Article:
CEE Student Profile: Andrew Maier

Andrew Maier working with others designing how to preserve the space of Fritz Lab
Andrew Maier, in red baseball cap, takes part in a design charette at the recent Fritz Engineering Laboratory Centennial.

World traveler and photographer Andrew Maier has experienced first-hand Lehigh’s many diverse resources for aspiring civil engineers and architects

When Andrew Maier settled on Lehigh University four years ago, he was uncertain of the course his educational journey would take. What he knew for sure was that he wanted to join Lehigh’s legacy of excellence in engineering.

“I came to Lehigh because of its engineering reputation,” he recalls. “I wasn’t sure what I wanted to do, but I knew I would have options here.”

Maier, born and raised in Reading, Pa., set out to find a college fairly close to home.

“I had a cousin that went to Lehigh, and some friends of mine that went here thought it would be a good fit for me,” he says.

Aside from his desire to join the ranks of Lehigh’s prestigious engineering alumni, Maier was also interested in pursuing his love of architecture. The freedom in course selection and degree options available to Lehigh students is precisely what made the school perfect for Maier.

“I went to a private high school in Lancaster, and it was very into providing that same type of balance in the curriculum, so it was familiar for me to continue studying two subjects that were considerably different,” he says.

Currently in the fourth year of the 5-year dual-degree program, Maier will soon earn degrees in both architecture and civil engineering with a concentration in structural design. In both departments, he has flourished at Lehigh, and is considering further education at first-rate schools such as Yale.

While Maier admits his two passions do not commonly go hand in hand, the arts and sciences pairing he desired was entirely possible at Lehigh, and has already benefited his career prospects.

While he hasn’t followed the typical path of undergraduate internships, Maier has had no shortage of constructive opportunities during his years at Lehigh. In the summer of 2009 he studied abroad in Italy. This summer he will be going to China to hone his architectural abilities on the Chinese Bridge Project. The initiative will improve humanitarian conditions through the development of water and power supplies, healthcare, and education.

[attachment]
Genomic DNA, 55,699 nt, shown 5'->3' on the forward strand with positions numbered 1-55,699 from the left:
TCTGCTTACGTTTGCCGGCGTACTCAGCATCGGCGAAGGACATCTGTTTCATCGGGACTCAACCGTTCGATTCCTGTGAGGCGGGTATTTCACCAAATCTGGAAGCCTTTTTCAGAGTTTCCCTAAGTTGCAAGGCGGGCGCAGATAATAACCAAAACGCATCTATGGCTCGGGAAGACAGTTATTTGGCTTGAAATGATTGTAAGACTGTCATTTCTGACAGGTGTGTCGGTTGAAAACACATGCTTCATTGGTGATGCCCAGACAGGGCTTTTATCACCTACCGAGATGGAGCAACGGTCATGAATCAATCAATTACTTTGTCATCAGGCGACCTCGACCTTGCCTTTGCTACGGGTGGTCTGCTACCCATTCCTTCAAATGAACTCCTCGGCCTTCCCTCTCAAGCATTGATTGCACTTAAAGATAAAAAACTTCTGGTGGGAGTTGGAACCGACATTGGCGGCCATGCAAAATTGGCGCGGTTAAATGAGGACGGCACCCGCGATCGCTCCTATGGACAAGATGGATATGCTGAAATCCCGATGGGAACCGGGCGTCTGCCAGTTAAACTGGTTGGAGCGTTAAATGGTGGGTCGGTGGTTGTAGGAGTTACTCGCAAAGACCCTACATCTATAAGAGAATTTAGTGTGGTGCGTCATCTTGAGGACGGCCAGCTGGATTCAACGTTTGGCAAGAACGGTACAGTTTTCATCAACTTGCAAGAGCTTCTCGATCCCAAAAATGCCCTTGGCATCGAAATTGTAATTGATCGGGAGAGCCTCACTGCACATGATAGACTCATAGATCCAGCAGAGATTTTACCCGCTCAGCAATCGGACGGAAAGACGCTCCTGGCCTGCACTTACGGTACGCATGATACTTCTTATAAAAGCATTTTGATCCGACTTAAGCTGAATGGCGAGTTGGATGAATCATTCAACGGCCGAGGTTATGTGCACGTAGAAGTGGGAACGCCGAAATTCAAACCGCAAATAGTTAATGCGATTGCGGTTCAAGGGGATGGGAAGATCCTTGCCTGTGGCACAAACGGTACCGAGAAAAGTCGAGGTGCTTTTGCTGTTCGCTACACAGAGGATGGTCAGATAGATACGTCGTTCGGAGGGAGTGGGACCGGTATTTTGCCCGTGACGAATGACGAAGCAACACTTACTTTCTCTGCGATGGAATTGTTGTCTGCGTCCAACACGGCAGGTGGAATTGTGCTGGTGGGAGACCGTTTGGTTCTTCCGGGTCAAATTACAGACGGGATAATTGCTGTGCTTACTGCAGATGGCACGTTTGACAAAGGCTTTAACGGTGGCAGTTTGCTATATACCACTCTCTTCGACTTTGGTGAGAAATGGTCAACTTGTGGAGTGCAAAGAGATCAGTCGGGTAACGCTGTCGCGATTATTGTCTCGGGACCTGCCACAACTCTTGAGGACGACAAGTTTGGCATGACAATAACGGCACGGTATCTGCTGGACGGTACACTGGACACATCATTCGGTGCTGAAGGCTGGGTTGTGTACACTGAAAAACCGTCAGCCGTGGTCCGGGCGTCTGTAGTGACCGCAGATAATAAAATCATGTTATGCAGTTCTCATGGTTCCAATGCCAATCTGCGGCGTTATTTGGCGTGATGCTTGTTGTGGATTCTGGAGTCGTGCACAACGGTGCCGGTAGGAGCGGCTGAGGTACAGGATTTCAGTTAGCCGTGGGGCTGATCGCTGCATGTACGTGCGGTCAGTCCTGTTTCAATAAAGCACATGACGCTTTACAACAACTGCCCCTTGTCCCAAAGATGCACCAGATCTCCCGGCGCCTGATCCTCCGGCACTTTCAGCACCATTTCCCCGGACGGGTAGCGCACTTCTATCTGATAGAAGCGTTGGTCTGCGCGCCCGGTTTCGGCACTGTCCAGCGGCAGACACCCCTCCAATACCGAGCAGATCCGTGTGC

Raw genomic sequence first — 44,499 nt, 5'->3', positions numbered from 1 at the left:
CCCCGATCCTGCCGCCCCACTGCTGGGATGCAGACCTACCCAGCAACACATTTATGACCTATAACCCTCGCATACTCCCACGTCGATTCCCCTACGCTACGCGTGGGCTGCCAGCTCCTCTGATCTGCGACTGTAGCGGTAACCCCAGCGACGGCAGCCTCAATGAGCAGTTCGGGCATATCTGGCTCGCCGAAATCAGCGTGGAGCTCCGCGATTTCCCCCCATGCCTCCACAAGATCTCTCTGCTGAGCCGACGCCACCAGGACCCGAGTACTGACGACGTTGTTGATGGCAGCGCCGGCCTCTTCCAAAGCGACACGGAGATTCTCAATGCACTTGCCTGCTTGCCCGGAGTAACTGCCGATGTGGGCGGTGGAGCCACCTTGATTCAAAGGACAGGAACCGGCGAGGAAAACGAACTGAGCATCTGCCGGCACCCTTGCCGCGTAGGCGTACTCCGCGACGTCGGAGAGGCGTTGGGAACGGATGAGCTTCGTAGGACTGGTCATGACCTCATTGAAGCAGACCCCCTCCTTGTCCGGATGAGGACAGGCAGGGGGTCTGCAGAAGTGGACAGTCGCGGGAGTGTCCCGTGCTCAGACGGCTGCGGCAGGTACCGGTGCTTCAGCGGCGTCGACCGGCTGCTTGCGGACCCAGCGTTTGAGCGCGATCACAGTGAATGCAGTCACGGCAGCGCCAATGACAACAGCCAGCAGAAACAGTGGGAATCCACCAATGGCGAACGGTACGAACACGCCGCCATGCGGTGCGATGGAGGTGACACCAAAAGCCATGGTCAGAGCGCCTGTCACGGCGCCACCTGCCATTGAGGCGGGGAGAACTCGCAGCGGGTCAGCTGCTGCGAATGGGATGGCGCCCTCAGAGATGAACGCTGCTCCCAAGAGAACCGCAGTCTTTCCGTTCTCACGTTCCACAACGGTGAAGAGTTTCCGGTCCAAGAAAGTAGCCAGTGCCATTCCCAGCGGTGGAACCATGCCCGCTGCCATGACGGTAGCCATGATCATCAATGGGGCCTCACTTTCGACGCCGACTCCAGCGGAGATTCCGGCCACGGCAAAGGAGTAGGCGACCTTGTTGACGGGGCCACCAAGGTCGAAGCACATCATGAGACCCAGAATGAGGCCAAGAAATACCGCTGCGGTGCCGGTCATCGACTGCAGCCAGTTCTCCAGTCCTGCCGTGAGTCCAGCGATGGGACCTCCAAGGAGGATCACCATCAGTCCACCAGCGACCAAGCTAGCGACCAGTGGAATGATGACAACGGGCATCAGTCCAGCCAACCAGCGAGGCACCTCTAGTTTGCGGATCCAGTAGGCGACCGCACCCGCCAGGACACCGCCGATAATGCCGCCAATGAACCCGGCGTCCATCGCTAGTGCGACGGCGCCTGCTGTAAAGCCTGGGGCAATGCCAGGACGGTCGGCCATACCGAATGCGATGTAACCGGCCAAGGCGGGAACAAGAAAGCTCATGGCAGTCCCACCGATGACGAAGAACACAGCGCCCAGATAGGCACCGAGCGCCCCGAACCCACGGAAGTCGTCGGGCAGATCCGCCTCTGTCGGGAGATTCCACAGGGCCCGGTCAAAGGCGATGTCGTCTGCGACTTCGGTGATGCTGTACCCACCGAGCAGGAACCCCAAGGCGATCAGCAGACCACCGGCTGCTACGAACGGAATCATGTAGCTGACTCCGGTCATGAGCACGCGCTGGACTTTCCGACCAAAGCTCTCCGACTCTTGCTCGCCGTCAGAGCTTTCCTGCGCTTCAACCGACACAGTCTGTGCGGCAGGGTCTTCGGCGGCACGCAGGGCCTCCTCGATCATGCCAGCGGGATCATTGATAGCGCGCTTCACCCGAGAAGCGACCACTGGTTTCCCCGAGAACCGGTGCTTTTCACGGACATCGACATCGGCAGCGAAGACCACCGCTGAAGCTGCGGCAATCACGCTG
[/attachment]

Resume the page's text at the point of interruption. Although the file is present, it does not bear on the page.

“My architecture professor was looking for dual-degree people, so that’s what got me the traveling opportunities,” Maier explains.

Maier, like many other students, has experienced a variety of advantages as a result of the personal attention offered by Lehigh faculty. Case in point: John Wilson, a professor of civil engineering and director of graduate studies for the department. realized and rewarded Maier’s talents as a Brown and White sports photographer.

Students at a construction site in New York.

Wilson enlisted Maier as a photographer for the department, responsible for covering events affecting Lehigh’s young civil and environmental engineers. One of Maier’s very first assignments was to cover the annual Moles field trip to the World Trade Center site. Maier made the trip to New York along with groups from a collection of colleges and universities.

“It’s an opportunity to get students out to large-scale projects and really see what’s going on in the engineering world outside of school,” Maier says of the event.

Aside from involved professors, stimulating lessons, and ground-breaking research projects, civil engineering students have another very valuable resource: each other.

“It’s a really good group of people in civil engineering, and you get to know everyone…a lot of us are very close,” he says. “We also have a small bunch of people focusing in structural engineering, so we’re usually together. It makes classes a lot easier and better to be with people that you are close with.”

Maier appreciates all the support the department has to offer, and the education that has already furnished him with many skills that he needs to independently pursue his goals. He recently acquired a Leadership in Energy and Environmental Design (LEED) accreditation, which qualifies him to rate and certify the sustainability of buildings.

Maier’s LEED certification offers him “a possible career opportunity” in the rapidly growing green industry, he explains. As a founding member of The Green Building Group at Lehigh, Maier has been able to connect students with local Bethlehem companies involved in sustainable architecture.

One such company is The Stone House Group, a building stewardship offering consulting services to facilitate responsible planning and management of energy, natural, and financial resources.

“They do a lot of green building commissioning work right here in Bethlehem. It’s great for us to work with them because it lets students get real experience, with local industry professionals,” Maier says.

Through his work in the field, Maier has come to the conclusion that he will most likely have a career in architecture. Even so, his background in civil engineering will always play an important role in his future.

“Civil engineering has played a big part in helping me decide what I want to do. It’s definitely influenced my perspective of architecture in a positive way,” he says.

—Lindsey Hesse